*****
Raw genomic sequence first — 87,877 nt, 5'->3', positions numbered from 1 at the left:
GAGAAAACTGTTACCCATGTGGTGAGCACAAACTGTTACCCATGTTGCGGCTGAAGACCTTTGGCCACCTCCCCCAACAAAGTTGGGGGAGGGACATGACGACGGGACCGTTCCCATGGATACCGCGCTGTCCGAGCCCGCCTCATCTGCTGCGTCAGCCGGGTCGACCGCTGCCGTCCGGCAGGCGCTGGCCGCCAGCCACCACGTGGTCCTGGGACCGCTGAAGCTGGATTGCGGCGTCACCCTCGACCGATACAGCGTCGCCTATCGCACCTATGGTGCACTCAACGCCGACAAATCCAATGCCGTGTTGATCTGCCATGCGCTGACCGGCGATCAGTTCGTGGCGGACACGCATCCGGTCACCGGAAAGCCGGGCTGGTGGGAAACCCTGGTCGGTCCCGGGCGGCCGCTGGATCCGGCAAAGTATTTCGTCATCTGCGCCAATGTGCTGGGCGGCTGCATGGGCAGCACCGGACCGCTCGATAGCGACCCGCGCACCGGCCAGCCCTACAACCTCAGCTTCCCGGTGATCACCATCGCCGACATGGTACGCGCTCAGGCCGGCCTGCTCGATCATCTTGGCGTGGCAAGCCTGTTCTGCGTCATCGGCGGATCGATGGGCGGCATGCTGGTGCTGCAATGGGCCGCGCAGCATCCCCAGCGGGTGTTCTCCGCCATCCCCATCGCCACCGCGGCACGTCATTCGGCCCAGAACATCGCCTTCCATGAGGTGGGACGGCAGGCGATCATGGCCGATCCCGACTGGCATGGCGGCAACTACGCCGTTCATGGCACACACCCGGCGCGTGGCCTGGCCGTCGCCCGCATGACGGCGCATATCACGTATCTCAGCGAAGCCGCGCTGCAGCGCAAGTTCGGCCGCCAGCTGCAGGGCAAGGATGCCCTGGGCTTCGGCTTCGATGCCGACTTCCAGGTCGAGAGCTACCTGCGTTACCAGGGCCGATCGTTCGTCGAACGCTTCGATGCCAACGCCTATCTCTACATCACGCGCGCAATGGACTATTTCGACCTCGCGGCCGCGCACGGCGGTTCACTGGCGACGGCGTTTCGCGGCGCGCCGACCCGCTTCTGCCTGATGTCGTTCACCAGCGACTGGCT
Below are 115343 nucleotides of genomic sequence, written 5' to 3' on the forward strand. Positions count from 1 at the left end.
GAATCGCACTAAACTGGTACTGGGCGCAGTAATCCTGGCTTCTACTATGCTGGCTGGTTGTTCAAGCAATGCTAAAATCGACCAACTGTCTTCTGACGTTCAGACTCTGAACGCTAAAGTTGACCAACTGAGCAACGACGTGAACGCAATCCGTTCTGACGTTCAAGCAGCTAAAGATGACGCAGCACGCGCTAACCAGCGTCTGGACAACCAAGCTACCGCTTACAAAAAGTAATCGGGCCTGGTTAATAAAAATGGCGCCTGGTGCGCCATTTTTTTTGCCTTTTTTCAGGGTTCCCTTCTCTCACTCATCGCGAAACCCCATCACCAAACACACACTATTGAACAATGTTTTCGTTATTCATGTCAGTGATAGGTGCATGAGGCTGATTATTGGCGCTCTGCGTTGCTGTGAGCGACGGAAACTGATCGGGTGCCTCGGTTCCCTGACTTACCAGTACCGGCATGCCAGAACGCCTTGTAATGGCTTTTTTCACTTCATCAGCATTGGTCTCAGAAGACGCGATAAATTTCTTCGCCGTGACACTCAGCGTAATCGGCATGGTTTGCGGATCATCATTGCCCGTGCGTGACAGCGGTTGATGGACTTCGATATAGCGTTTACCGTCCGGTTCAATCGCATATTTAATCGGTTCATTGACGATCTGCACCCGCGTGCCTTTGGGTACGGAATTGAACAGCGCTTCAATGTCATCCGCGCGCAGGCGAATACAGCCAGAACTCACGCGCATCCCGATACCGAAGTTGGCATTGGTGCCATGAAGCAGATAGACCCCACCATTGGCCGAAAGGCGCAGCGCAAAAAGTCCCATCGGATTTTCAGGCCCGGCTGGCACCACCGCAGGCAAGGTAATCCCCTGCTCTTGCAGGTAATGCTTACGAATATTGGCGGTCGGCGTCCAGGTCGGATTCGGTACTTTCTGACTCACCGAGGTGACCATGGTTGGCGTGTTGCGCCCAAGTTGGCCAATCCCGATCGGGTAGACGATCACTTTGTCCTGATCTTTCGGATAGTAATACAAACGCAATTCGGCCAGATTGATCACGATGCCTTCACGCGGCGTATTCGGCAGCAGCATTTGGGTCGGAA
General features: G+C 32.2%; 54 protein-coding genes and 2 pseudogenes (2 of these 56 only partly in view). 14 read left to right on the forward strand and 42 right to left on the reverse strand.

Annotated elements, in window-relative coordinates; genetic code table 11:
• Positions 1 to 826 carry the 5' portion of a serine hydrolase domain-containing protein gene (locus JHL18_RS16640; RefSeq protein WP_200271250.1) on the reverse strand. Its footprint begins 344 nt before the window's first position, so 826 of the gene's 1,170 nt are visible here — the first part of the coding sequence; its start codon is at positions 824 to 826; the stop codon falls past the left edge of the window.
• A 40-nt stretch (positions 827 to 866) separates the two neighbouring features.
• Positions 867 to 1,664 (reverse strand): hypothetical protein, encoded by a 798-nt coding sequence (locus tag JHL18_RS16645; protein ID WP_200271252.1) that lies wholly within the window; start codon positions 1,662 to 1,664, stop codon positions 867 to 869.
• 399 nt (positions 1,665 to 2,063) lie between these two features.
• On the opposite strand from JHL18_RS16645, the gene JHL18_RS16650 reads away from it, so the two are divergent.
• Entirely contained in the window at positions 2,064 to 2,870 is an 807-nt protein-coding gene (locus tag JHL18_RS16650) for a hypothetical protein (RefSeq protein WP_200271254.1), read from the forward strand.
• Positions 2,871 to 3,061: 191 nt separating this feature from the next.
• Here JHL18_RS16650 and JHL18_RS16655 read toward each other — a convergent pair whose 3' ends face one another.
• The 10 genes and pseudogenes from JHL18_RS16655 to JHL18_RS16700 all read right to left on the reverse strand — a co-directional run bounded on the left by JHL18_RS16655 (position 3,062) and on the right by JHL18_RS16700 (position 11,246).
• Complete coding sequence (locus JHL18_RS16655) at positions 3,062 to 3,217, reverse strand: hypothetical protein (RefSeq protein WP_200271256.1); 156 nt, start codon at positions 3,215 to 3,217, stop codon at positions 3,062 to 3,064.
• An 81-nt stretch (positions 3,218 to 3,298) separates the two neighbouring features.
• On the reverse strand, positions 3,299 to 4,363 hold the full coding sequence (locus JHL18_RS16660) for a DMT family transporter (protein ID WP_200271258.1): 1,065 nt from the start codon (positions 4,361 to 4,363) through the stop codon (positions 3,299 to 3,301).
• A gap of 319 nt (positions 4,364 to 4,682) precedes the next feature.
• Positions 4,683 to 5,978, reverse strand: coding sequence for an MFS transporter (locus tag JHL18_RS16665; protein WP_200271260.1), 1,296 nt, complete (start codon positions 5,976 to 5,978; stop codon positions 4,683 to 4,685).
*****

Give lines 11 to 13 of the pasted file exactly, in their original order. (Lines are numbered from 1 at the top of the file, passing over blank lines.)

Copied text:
• On the opposite strand from JHL18_RS16645, the gene JHL18_RS16650 reads away from it, so the two are divergent.
• Entirely contained in the window at positions 2,064 to 2,870 is an 807-nt protein-coding gene (locus tag JHL18_RS16650) for a hypothetical protein (RefSeq protein WP_200271254.1), read from the forward strand.
• Positions 2,871 to 3,061: 191 nt separating this feature from the next.